This species is known from south-central United States (north to Kansas, south through Oklahoma and Texas) to extreme northeastern Mexico (Conant and Collins 1991, Collins 1993, Lemmon et al. 2007). In Mexico it is only known from the lower Rio Grande Valley in Tamaulipas, west to Matamoros, in extreme northeastern Tamaulipas. It was reported from Colfax County, northeastern New Mexico, apparently extending range about 325 km west (Herp. Rev. 22:64), but that specimen was later identified as P. triseriata (Degenhardt et al. 1996) [now P. maculata].
Habitat and Ecology
Habitat includes open prairie grasslands, pastures, meadows, shrubby areas, lawns near breeding habitat, and the edges of woodlands (Collins 1993, Bartlett and Bartlett 1999). This frog is most abundant near the edges of shallow semipermanent to permanent ponds, irrigation canals, and cattle tanks (Bartlett and Bartlett 1999). It goes underground when inactive. Eggs and larvae develop in temporary rain pools and sometimes in permanent ponds.
This species is represented by many and/or large occurrences throughout most of the range (Pierce and Whitehurst 1990). Total adult population size is unknown but likely exceeds 10,000. This frog is abundant in Texas (Bartlett and Bartlett 1999) and south-central Kansas (Collins 1993).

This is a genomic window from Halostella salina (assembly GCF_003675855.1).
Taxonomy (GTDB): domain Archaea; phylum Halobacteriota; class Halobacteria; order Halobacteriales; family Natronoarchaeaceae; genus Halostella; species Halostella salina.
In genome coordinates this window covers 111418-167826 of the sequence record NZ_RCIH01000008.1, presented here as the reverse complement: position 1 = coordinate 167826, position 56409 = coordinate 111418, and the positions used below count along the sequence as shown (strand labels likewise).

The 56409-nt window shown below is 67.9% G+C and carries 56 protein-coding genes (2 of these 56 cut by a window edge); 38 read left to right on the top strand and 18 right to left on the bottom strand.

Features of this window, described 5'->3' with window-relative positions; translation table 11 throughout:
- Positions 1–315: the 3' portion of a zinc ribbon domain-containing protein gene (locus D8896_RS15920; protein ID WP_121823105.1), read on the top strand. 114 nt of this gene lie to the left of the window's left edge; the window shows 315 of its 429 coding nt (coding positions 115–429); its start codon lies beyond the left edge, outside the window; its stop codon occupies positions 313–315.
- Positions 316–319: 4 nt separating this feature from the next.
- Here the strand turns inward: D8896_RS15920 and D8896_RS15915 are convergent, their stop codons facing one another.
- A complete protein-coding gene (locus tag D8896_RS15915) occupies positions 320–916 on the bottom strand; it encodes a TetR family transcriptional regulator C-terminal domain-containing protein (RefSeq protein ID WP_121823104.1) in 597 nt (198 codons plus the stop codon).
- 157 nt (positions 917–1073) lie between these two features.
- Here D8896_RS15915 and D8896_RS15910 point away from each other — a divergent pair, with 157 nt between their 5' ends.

Over the long term, likley stable in extent of occurrence; unknown degree of decline in population size, area of occurrence, and number/condition of occurrences. Current population trend is unknown but probably stable to slightly declining.
No major threats are known. Various kinds of habitat loss and degradation attributable to human activities (e.g., urbanization, intensive agriculture) undoubtedly have caused localized declines.
A survey in Matamoros, Tamaulipas, Mexico and the surrounding areas is needed to determine the presence of this species in its only recorded Mexican locality. This species occurs in many protected areas.
Using mtDNA samples from a large number of localities throughout North America, Lemmon et al. (2007) elucidated the phylogenetic relationships and established the geographic ranges of the trilling chorus frogs (Pseudacris). They redefined the ranges of several taxa, including P. maculata, P. triseriata, and P. feriarum; found strong evidence for recognizing P. kalmi as a distinct species; and discovered a previously undetected species in the south-central United States (to be described in a forthcoming publication). Based on mtDNA data, Pseudacris maculata and P. clarkii did not emerge as distinct, monophyletic lineages but, given the degree of morphological and behavioral divergence between the taxa, Lemmon et al. (2007) chose to recognize them as separate species, until further data suggest otherwise.
Georgina Santos-Barrera, Geoffrey Hammerson 2008. Pseudacris clarkii. In: IUCN 2014